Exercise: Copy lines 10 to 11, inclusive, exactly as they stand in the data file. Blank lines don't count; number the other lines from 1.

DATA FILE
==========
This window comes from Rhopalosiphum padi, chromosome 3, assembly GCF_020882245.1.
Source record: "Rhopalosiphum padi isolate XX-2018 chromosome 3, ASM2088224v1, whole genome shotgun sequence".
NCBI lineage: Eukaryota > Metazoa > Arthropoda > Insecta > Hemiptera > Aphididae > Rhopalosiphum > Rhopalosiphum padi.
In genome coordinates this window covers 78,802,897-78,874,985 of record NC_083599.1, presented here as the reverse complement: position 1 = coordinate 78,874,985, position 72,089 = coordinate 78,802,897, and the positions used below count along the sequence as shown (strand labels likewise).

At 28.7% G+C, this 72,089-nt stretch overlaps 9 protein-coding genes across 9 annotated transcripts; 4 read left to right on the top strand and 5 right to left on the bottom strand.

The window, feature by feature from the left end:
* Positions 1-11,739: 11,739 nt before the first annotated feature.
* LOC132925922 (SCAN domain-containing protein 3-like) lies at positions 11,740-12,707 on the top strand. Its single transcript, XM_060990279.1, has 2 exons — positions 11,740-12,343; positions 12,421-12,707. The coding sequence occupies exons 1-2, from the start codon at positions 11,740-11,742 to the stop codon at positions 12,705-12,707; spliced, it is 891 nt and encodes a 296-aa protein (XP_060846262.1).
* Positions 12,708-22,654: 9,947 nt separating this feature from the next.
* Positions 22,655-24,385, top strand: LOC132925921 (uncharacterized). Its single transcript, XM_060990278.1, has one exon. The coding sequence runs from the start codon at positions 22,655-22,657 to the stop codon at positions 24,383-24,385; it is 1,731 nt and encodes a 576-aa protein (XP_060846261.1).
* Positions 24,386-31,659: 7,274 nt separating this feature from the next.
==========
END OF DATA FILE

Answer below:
* Positions 22,655-24,385, top strand: LOC132925921 (uncharacterized). Its single transcript, XM_060990278.1, has one exon. The coding sequence runs from the start codon at positions 22,655-22,657 to the stop codon at positions 24,383-24,385; it is 1,731 nt and encodes a 576-aa protein (XP_060846261.1).
* Positions 24,386-31,659: 7,274 nt separating this feature from the next.